The next step for space telescopes, the James Webb Space Telescope will make incredible discoveries that are sure to change our understanding of the Universe. But what exactly is it looking for?

The Telescope


James Webb Space Telescope, or JWST, is the next generation of space based telescope for NASA and is intended to take the mantle of flagship telescope after the Hubble Space Telescope. JWST was successfully launched on the 25th of December 2021, and reached its destination orbit just under a month later on the 24th of January 2022. The JWST is designed to image the Universe in infrared light, a less energetic type of light than the visual spectrum we see the Universe in. JWST will be over 100 times more sensitive to infra-red light, allowing it to see fainter objects in greater detail, from the interiors of vast nebulae to the formation of the first galaxies.

An Ariane 5 rocket with the James Webb space telescope on board launches from the Guiana Space Centre in Kourou, French Guiana. Photograph: Jm Guillon/ESA/EPA

Mission Goals

As of March 2022, the JWST has four primary mission goals:

1.      To search for light from the first stars and galaxies that formed in the Universe after the Big Bang

2.      To study galaxy formation and evolution

3.      To understand star formation and planet formation

4.      To study planetary systems and the origins of life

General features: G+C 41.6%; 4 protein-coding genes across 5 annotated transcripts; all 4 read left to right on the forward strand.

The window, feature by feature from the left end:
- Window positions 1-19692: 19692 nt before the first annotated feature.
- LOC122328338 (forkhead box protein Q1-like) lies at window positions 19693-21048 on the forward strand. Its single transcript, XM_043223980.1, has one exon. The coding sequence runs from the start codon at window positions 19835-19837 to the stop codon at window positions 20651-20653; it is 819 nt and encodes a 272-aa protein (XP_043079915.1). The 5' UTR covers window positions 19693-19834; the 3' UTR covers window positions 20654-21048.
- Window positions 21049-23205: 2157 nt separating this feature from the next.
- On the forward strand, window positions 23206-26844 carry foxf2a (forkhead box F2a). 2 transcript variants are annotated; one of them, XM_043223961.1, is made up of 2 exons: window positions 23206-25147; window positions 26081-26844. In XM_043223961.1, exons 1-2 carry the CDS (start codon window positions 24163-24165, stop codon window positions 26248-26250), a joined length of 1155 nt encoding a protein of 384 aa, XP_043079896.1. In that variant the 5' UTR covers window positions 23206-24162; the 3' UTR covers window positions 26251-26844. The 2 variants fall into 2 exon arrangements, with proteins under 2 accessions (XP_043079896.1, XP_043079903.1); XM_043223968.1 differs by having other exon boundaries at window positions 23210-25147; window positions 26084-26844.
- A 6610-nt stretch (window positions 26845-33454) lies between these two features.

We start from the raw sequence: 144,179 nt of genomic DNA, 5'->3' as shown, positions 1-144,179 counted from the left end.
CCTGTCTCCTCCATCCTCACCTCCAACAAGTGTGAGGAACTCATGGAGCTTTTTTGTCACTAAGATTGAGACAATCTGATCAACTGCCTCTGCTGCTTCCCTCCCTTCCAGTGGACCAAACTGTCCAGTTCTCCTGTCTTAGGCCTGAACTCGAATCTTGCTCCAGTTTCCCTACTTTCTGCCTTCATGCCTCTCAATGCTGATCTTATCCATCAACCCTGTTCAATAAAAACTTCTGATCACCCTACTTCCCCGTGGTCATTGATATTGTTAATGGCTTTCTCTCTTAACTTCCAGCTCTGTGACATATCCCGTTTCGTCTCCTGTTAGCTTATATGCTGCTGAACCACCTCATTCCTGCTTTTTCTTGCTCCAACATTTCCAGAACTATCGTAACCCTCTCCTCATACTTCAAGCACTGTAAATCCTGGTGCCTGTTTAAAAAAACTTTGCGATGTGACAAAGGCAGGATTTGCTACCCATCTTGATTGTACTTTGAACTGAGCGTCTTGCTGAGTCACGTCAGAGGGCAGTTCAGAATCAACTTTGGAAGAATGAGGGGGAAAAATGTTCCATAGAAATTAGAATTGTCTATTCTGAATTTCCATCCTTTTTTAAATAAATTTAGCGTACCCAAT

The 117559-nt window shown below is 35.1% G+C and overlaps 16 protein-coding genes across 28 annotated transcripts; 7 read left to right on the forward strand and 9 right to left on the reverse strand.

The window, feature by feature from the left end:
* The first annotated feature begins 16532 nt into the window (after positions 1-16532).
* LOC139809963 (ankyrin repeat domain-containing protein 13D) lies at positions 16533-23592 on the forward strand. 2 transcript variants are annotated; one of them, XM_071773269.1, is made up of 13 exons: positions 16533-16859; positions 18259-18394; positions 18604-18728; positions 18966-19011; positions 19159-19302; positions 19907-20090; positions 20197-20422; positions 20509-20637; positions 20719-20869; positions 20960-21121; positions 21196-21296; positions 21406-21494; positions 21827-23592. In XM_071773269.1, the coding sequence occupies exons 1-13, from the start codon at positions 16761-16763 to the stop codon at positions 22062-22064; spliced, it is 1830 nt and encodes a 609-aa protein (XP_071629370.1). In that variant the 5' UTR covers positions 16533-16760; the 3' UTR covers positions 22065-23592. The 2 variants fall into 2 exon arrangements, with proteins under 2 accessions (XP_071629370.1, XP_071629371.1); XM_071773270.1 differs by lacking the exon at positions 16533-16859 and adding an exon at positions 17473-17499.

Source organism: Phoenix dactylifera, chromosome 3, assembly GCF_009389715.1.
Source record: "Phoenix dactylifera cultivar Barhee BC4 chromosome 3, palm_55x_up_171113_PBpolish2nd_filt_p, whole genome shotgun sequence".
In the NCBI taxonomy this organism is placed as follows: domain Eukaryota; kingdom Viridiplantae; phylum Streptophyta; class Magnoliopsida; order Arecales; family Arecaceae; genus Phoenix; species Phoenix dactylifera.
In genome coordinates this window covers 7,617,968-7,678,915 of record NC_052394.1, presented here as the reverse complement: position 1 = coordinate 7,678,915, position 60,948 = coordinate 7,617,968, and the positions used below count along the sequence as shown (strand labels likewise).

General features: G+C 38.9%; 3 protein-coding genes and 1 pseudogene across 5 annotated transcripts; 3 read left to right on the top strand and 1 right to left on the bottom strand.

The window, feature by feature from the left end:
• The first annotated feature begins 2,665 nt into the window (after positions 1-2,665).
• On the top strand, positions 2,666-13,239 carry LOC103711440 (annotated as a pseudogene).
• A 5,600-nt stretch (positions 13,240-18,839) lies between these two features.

An artist’s depiction of the JWST deployed in space. NASA GSFC/CIL/Adriana Manrique Gutierrez

The Mission So Far

The first thirteen days of the JWST’s mission were the most crucial to its success. Starting as soon as 31 minutes after launch, the telescope began the delicate and precise sequences of deployments that would see it arrive safely in its destination orbit, ready to observe the Universe. Key steps in the deployment included the opening of the tennis court sized sunshield, unfolding of the primary and secondary telescope mirrors and precise manoeuvring burns made with the spacecraft’s thrusters.


After the primary and secondary mirrors were deployed, each of the 18 individual mirror segments that make up the primary mirror had to be aligned to produce a single image. This process involved imaging a bright star and adjusting each segment independently, arranging them in a hexagonal grid pattern before focusing them together at a single point. As of the 25th of February, all 18 segments are working in unison, but are behaving as 18 separate telescopes.

The star HD 84406 as imaged by the JWST before mirror alignment (left), after phase 1 of alignment (middle) and after phase 2 of alignment (right). NASA

What’s Next for the JWST?


While the space telescope has come a long way, there’s still quite a road to go before it returns the first ‘proper’ images of the cosmos. Final corrections and adjustments will need to be made to the mirrors, and scientific instruments across the telescope will still need to undergo final checks before operation. As the instruments align and calibrate, the telescope must also continue cooling down, aiming to reach a chilling -223 degrees Celsius in order to be fully operational. As of writing, it is expected that the cooling process will take a further several weeks, while the final adjustments of the 7-phase mirror alignment will take about five months.

Riley Johnston

Riley is an experienced astronomy guide who has been working within the astronomy community for several years. He is incredibly passionate about the night sky and holds a Bachelor’s Degree in Science, Math and Education.

Riley Johnston


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